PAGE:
Foreigners, US investors attracted to Chinese bond markets

Foreigners, US investors attracted to Chinese bond markets

BEIJING – US investors are among many foreigners looking to profit from China, especially its bond market.
One clear area of ​​interest is in government bonds, where the Chinese 10-year has a yield of over 3.2%. In contrast, the latest US rate hike pushed the yield on 10-year Treasuries to just 1.7%. This big difference gives Chinese government bond investors a significantly higher yield.

“American investors continue to be very interested in investing in (the) Chinese market,” Tao Wang, head of the Asian economy and chief Chinese economist at UBS, said Thursday during a webinar with the Institute of international finance. “Especially from the point of view of the bond market, there is a structural increase in interest. ”

While “China offers high and stable returns,” she noted that other countries are still using measures to stimulate growth that have resulted in negative returns for many bonds. This means that bond buyers will have to pay the issuer when the bond matures, rather than making money out of it.
Specific data on the holdings of U.S. investors was not available, but investors outside of mainland China held about 3.5% of existing yuan-denominated bond issues at the end of February, according to Reuters. Foreign holdings of Chinese government bonds in particular reached about 10.6% of issuance last month, Reuters said.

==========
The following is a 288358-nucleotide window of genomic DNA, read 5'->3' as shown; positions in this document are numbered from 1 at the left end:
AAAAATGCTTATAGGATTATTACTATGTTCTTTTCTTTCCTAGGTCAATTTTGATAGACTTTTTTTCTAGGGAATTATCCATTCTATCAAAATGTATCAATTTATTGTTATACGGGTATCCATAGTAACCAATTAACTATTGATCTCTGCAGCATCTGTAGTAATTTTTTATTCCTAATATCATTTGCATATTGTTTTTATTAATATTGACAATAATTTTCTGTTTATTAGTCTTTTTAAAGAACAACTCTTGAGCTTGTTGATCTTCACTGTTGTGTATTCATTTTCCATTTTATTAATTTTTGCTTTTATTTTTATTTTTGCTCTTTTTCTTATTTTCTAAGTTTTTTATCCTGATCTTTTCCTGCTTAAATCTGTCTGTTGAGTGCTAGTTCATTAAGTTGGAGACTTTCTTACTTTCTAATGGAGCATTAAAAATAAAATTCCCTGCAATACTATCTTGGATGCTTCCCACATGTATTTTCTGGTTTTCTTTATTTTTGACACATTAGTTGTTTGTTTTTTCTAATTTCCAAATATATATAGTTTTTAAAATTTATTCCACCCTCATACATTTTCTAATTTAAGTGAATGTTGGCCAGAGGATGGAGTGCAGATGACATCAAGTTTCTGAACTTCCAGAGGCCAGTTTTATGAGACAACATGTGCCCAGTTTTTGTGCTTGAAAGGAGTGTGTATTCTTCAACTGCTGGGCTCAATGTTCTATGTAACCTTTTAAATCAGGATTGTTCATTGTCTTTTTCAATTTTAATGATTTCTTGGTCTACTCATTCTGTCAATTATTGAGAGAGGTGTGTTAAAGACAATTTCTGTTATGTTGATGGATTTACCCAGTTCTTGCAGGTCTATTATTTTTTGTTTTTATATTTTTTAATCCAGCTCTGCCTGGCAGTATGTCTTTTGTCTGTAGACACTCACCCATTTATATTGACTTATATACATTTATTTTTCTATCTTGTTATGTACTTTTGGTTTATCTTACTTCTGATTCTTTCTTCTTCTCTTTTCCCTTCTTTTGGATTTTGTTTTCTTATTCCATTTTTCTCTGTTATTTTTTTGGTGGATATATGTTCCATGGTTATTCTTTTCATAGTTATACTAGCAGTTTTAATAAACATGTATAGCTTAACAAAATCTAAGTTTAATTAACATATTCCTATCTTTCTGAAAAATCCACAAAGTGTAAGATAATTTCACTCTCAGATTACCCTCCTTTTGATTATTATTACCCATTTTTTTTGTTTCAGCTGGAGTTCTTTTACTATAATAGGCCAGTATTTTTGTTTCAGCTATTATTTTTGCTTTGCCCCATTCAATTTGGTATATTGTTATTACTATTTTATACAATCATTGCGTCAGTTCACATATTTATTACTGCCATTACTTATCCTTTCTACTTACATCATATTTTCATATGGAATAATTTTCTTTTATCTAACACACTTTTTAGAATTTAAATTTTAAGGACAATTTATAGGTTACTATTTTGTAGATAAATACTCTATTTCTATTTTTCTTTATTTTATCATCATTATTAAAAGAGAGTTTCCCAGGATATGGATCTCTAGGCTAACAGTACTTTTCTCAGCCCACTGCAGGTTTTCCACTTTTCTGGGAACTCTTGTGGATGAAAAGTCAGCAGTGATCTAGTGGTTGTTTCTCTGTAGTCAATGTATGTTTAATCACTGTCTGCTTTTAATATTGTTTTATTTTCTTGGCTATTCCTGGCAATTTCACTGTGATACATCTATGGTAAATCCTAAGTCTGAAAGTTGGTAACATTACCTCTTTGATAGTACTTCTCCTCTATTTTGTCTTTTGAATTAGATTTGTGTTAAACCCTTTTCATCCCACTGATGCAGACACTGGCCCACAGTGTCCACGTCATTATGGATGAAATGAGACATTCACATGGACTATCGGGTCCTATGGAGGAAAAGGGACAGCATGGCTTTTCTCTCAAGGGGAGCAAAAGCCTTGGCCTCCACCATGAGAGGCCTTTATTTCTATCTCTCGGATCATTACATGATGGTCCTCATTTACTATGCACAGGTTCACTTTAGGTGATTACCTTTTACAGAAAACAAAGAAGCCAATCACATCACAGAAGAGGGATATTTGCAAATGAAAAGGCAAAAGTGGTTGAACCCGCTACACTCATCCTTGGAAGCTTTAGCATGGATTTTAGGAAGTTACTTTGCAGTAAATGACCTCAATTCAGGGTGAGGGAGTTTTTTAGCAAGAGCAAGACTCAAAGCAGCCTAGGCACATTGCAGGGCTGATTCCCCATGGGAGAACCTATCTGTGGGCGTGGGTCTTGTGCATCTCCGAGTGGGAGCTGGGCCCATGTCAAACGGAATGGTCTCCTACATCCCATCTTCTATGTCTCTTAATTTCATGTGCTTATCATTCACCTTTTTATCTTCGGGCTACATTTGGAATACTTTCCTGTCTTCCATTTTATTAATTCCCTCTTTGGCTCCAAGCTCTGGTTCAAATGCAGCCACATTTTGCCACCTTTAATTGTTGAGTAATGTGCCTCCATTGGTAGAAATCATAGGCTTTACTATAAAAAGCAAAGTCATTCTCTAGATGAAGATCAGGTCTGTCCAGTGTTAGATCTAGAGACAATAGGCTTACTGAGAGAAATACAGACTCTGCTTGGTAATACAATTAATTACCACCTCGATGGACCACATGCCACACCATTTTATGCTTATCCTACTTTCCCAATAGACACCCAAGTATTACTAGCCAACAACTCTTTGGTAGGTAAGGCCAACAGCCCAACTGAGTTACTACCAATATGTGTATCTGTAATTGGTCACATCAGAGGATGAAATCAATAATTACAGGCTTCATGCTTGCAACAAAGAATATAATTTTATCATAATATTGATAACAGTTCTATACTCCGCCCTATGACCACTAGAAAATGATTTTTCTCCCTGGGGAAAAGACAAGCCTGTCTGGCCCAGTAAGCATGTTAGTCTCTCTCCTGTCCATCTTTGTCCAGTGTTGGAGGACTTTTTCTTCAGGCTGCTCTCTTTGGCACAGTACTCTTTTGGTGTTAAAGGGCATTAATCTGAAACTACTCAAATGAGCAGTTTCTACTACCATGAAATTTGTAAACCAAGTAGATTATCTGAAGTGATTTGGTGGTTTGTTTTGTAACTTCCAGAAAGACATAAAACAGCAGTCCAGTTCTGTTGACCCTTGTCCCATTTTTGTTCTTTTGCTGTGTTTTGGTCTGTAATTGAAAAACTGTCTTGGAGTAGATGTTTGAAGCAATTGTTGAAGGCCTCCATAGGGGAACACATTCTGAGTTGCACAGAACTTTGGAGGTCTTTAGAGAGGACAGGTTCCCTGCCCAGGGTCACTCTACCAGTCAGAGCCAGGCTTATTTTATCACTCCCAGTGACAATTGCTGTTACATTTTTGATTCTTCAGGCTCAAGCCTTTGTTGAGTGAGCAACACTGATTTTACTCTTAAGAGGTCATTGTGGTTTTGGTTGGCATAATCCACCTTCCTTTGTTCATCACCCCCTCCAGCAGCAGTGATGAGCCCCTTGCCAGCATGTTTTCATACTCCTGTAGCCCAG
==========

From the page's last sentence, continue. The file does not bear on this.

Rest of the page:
In just two years, foreign holdings of Chinese government bonds nearly doubled to more than 2 trillion yuan ($ 307.7 billion), according to data from Wind Information.

The increased interest comes as Chinese bonds have been added to major investment indices tracked by global investors, resulting in billions of dollars in Chinese debt purchases.

Those purchases have increased in recent months for JP Morgan Asset Management’s China Bond Opportunities Fund, according to Jason Pang, the firm’s Asia fixed income portfolio manager.

“There’s no clear reason why we shouldn’t be disengaged from this particular market,” he said. Pang pointed out that the Chinese economy was ahead of other countries in resuming the coronavirus pandemic, and said the likelihood “of a much larger rate sell-off in China is much lower than that the rest of the world ”.

As international interest in the Chinese bond market has grown, so Pang said much of the investment is still in an “experiential phase” as foreign investors still need to know more about the mainland Chinese market.


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